Buchannan History, Family Crest & Coats of Arms
- Origins Available:
In Scottish history, few names go farther back than Buchannan, whose ancestors lived among the clans of the Pictish tribe. They lived in the great lands of Buchanan in Stirlingshire where this illustrious Clan held extensive territories since early times. Although many of today's members of the Clan Buchanan can trace their heritage as far back as McAlpin, the first to establish the name of Buchan was Anselan O'Kyan, son of the King of Ulster about 1016.
It is generally believed that the Buchanans of Auchmar received lands bordering Loch Lomond by King Malcolm II for services rendered against the Danes. And records do confirm that Walter de Buchanan had a land grant in Auchmarr in 1373. A Maurice Buchanan also acted as treasurer to Princess Margaret of France at this time.
Early Origins of the Buchannan family
The surname Buchannan was first found in Lennox. In Gaelic, "both-chanain" means "the seat of the canon," suggesting an ecclesiastical origin. The Clan received its name from the great lands of Buchanan in Stirlingshire where they had held extensive territories since early times. The earliest mention of the name placed him in Stirling (now part of the modern region of Central) where in an early document, a Dominus Absolone de Buchkan was a witness to a charter in 1224.
"The name of this place was originally Inchcaileoch, which it received from an island in Loch Lomond. This name is of uncertain origin; but the family who used it in consequence of having, at a very early period, obtained a grant of the lands so called, sprang from Anselan, a native of Ireland, who is supposed to have located himself here in the 11th century." 
Early History of the Buchannan family
This web page shows only a small excerpt of our Buchannan research. Another 191 words (14 lines of text) covering the years 1016, 1296, 1506, 1506, 1582, 1681, 1690, 1759, 1506, 1582, 1506, 1595, 1652 and are included under the topic Early Buchannan History in all our PDF Extended History products and printed products wherever possible.
Buchannan Spelling Variations
The arts of spelling and translation were yet in their infancies when surnames began, so there are an enormous number of spelling variations of the names in early Scottish records. This is a particular problem with Scottish names because of the numerous times a name might have been loosely translated to English from Gaelic and back. Buchannan has been spelled Buchanan, Bucanan, Bucanion, Bucanen, Bucanon, Buchannan, Buchannon, Buchannen, Buchanon, Buchanen, Bohannon and many more.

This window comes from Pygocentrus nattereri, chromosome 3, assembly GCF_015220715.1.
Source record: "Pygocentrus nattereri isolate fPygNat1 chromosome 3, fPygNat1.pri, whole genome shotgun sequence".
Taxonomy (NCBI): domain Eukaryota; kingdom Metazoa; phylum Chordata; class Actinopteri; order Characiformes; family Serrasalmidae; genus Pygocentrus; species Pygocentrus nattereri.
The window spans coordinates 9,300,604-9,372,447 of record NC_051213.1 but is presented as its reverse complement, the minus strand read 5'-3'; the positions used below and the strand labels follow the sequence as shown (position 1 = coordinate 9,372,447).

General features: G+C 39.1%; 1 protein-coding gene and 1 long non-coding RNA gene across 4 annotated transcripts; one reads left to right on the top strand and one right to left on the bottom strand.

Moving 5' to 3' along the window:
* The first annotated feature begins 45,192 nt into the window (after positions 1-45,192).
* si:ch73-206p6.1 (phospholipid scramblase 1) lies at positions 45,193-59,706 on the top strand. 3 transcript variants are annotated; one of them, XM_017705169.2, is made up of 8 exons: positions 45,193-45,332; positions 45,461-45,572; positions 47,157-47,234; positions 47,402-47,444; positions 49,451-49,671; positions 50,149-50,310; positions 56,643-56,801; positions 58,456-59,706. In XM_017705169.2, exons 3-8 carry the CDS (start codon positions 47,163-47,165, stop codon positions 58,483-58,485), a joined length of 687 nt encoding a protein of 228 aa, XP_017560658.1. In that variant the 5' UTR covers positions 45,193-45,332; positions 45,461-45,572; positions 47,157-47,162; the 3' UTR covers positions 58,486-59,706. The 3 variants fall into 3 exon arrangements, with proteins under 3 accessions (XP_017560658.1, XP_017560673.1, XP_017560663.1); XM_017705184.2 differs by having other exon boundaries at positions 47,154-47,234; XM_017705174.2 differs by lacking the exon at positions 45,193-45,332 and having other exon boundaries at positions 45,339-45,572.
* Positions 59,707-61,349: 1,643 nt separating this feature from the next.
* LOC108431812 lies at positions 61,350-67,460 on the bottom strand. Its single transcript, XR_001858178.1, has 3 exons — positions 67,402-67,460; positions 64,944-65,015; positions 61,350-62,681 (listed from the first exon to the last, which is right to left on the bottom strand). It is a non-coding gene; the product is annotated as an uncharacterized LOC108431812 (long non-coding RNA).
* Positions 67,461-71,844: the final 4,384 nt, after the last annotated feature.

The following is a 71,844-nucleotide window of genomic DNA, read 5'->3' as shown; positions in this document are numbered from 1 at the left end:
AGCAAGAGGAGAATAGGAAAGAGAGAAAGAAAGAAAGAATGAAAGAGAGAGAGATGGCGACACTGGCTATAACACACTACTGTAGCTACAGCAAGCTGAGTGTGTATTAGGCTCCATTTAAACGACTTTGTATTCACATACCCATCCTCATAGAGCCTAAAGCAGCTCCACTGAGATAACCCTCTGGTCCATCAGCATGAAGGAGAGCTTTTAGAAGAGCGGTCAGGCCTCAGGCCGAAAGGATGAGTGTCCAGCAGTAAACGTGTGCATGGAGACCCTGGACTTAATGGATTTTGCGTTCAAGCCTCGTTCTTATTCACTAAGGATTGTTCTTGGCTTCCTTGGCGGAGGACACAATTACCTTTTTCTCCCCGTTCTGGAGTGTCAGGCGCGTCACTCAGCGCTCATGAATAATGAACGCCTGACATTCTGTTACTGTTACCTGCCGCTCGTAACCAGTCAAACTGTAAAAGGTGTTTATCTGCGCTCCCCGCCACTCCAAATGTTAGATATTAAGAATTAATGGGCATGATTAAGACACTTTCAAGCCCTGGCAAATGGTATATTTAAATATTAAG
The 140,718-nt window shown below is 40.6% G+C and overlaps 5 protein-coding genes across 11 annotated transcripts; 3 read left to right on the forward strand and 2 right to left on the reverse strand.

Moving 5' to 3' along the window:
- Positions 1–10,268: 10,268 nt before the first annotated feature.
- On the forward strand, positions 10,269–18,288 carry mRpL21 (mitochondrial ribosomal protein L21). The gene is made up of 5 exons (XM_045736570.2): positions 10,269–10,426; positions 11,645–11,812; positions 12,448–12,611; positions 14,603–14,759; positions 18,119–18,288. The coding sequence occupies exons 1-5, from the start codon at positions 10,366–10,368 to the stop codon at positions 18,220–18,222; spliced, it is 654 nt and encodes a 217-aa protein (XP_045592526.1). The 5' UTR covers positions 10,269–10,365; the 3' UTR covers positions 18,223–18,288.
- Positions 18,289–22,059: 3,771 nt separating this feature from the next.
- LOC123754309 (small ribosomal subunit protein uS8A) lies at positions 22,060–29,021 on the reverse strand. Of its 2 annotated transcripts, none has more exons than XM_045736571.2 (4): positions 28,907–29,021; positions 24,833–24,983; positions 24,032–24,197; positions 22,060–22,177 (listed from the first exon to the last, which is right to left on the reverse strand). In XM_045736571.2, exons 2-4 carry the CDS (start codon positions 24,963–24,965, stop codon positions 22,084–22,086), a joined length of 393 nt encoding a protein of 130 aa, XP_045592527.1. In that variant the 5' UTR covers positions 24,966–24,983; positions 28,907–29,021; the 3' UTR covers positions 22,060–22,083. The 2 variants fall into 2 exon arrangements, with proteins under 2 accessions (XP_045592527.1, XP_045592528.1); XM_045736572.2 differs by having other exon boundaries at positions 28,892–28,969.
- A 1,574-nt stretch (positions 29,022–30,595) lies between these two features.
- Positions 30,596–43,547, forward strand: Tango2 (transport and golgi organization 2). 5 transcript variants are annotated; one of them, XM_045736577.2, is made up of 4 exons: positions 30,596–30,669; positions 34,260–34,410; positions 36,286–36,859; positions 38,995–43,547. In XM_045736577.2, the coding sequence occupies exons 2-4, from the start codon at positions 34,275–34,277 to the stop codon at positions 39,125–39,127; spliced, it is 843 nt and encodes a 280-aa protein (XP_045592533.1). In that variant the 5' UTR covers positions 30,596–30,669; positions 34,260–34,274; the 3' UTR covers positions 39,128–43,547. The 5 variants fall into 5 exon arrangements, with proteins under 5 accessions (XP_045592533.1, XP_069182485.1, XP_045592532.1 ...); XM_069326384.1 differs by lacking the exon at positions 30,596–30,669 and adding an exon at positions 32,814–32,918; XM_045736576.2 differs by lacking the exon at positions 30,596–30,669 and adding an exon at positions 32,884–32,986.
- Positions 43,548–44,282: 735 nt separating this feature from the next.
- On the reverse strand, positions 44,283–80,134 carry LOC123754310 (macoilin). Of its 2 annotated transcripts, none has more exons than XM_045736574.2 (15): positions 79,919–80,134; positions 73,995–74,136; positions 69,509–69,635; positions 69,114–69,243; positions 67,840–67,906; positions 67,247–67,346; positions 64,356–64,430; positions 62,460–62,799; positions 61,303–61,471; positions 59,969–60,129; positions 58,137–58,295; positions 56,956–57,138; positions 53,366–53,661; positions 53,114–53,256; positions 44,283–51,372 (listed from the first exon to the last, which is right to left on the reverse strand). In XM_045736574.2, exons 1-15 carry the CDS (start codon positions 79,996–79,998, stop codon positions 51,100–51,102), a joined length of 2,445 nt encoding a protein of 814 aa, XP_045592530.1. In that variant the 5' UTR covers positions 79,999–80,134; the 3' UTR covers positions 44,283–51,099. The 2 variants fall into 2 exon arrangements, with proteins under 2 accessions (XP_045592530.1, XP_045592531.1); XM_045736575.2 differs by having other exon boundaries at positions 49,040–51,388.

Early Notables of the Buchannan family (pre 1700)
Notable amongst the Clan at this time was George Buchanan (1506-1582), Scottish humanist, scholar, and educator; as well as John Buchanan of that Ilk (d. 1681), Clan Chief and last Laird of Buchanan and Buchanan of Arnprior.
Andrew Buchanan (1690-1759), of Drumpellier, was Lord Provost of Glasgow, and was descended from a branch of the old family of Buchanan of Buchanan and Leny. He was the second of four sons of George Buchanan, maltster, Glasgow, one of the covenanters who fought at Bothwell Bridge. 
George Buchanan (1506-1582), was a Scottish scholar, and third son...
Another 92 words (7 lines of text) are included under the topic Early Buchannan Notables in all our PDF Extended History products and printed products wherever possible.
Migration of the Buchannan family to Ireland
Some of the Buchannan family moved to Ireland, but this topic is not covered in this excerpt.
Another 65 words (5 lines of text) about their life in Ireland is included in all our PDF Extended History products and printed products wherever possible.
Buchannan migration to the United States +
This oppression forced many Scots to leave their homelands. Most of these chose North America as their destination. Although the journey left many sick and poor, these immigrants were welcomed the hardy with great opportunity. Many of these settlers stood up for their newfound freedom in the American War of Independence. More recently, Scots abroad have recovered much of their collective heritage through highland games and other patriotic functions and groups. An examination of passenger and immigration lists has located various settlers bearing the name Buchannan: